From the early days of the community learning about HIV, there have been a lot of questions and misconceptions about HIV. There have also been many advancements in the understanding of HIV and pregnancy. To understand how HIV affects pregnant women and their unborn child, it is important to understand what HIV is and how it can be contracted.
So, what is HIV? HIV stands for “Human Immunodeficiency Virus.” Human Immunodeficiency Virus (HIV) is a virus that damages the immune system over time and is the virus that causes Acquired Immune Deficiency Syndrome (AIDS). Our immune systems work on our behalf to keep us healthy and fight off infections. Many people with HIV do not know that they have HIV because they feel and appear healthy. They can infect others without even knowing it. While there is no known cure for HIV or AIDS, there are many treatments and trials that provide a better quality of life and, in some cases, extend the lives of those diagnosed with either HIV or AIDS.
Let’s talk about how you DON’T get HIV. You don’t get HIV from touching, hugging, or being around a person with HIV. You can’t get HIV from bug bites or mosquitos. You can’t get HIV from kissing unless one of you has an open sore or cut in/outside the mouth. You can’t get HIV from giving blood. HIV is not transmitted through saliva.
Now, how CAN you contract HIV? HIV is transmitted through blood and bodily fluids including semen, vaginal secretions and breast milk. Basically, there has to be a way for the HIV virus to exit the infected person and an entry for the HIV virus to enter your body. The three most common ways to contract HIV is through unprotected sexual intercourse, sharing needles, and from mother to infant.
How do I know if I have HIV? The Centers for Disease Control (CDC) recommend that women who may become pregnant, or who are pregnant, have an HIV test as soon as possible. If you are already pregnant, you may request an HIV test at any time during your pregnancy, usually at the first prenatal appointment. The earlier, the better to reduce the chance of mother to baby transmission.
If you test HIV-negative and have unprotected sex or share needles, you should be tested again during the pregnancy. You should ask to be tested again in your third trimester as sometimes it takes time for the virus to be present in blood tests. It is a good idea to be tested because you could have been exposed to HIV through unprotected sex, without knowing it and even without your partner knowing it. If you share needles, you may also be at higher risk of contracting HIV so a repeat HIV test is recommended.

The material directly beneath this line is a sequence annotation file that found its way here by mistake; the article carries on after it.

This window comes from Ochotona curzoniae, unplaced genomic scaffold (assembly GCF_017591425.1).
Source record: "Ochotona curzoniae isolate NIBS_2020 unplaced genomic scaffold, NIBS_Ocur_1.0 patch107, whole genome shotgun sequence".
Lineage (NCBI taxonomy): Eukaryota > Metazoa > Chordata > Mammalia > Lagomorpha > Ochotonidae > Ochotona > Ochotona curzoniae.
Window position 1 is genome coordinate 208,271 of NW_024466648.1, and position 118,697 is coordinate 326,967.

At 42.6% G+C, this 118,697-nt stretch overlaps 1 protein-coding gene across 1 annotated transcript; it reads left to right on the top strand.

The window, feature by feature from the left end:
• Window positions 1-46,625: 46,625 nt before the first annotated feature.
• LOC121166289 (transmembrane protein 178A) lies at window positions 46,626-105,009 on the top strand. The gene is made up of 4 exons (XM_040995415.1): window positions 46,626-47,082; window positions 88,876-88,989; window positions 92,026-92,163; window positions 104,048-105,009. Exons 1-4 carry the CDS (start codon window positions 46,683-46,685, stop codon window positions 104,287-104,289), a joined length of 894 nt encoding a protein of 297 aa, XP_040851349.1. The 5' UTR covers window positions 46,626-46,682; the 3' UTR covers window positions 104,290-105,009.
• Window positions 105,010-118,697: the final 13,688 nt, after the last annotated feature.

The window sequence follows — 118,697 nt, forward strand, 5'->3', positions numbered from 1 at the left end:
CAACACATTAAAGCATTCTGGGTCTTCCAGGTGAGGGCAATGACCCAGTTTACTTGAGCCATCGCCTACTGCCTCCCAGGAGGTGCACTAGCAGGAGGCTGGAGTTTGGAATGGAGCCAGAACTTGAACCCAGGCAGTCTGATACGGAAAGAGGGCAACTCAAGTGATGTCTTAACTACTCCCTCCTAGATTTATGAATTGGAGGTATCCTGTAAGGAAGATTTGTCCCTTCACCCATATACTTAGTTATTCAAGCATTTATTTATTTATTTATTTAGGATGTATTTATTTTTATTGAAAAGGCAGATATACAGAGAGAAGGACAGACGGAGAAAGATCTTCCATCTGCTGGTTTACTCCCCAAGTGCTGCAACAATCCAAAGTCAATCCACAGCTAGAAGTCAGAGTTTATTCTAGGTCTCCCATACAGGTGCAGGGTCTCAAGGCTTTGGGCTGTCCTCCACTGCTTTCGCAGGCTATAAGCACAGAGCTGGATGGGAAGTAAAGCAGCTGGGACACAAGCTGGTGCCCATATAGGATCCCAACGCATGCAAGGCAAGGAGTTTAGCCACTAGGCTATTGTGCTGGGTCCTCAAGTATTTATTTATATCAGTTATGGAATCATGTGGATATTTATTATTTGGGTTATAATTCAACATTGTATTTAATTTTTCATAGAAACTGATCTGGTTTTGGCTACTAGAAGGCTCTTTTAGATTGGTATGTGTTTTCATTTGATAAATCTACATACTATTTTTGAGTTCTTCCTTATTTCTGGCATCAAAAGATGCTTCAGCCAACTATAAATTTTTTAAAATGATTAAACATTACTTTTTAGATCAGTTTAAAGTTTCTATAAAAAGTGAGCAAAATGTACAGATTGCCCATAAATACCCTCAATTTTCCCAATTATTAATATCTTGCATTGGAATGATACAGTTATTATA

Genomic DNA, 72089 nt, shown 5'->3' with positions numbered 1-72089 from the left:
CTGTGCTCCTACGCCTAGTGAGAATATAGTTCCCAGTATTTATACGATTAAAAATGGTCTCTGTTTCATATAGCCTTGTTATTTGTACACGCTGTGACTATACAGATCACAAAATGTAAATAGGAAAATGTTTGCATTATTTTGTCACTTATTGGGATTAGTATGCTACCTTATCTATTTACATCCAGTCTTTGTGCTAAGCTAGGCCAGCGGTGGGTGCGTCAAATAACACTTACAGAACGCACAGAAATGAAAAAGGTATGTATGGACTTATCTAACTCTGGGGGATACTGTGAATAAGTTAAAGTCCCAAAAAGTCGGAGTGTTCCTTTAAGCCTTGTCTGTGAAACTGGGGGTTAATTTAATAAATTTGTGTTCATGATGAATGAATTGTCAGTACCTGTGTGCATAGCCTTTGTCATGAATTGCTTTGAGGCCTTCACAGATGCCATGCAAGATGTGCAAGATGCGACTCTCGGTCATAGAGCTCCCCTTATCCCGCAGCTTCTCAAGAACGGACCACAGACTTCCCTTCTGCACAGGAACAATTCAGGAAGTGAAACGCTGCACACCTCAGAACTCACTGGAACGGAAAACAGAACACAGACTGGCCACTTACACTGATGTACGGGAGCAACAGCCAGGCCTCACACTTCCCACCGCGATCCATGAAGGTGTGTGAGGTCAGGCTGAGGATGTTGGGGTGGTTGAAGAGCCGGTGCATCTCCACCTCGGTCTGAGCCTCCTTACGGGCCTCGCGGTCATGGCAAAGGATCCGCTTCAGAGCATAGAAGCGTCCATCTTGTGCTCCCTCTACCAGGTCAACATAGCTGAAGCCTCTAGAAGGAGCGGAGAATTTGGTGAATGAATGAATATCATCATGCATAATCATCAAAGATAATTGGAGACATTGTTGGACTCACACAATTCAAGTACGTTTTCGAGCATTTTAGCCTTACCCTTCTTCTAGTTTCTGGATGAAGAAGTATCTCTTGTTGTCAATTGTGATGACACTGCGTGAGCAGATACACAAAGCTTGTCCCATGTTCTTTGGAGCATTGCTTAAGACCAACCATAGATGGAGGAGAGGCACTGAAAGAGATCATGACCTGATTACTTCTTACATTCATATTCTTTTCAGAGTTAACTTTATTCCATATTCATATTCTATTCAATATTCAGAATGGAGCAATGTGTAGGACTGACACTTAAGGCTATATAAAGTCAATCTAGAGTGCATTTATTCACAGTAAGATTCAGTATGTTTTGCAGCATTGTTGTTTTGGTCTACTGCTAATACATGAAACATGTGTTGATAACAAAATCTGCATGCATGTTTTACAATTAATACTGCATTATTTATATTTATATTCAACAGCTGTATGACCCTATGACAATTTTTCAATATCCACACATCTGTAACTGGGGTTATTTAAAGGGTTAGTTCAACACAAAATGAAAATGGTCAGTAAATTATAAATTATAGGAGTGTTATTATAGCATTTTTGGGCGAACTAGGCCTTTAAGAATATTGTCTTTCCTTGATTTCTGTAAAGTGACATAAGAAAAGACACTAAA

Will my baby have HIV if I am HIV positive? If you discover that you are HIV positive during pregnancy, meet with your healthcare provider to discuss treatment options. You should begin treatment immediately and MUST follow your recommended treatment protocol during pregnancy, labor, delivery, and breastfeeding (and beyond) to reduce the possibility of passing HIV on to the baby. It is possible to deliver a baby that is not HIV positive. The earlier you begin antiviral treatment, the better the chances that your baby will not be HIV positive. If you test HIV positive, your newborn MUST take an antiviral treatment protocol to reduce the baby’s chances of becoming infected with HIV.
Most women that are HIV positive have their babies delivered through caesarean section (C-section). However, some women that are HIV positive can have vaginal deliveries if they have a low viral load (low-level or undetectable HIV in blood).
In resource-rich countries, such as the United States, women that are HIV positive are strongly advised to use baby formula to feed their infants. Baby formula is the safest feeding method for infants born to HIV positive mothers. However, if you do not have access to baby formula, sterile bottles and clean water daily, breastfeeding may be your only option. In this case, it is even more important for you to continue to take your treatment protocol daily and for your baby to take her treatment protocol as well. Even if the mother and baby are both on antiviral medications, there is still a chance of passing HIV on to the infant through breast milk.
Thanks to research, education, and improved treatments, many people with HIV live long, healthy lives. As with most illnesses, prevention, early detection and strict adherence to treatment protocols can lead to favorable outcomes.
Source by Tanya Smith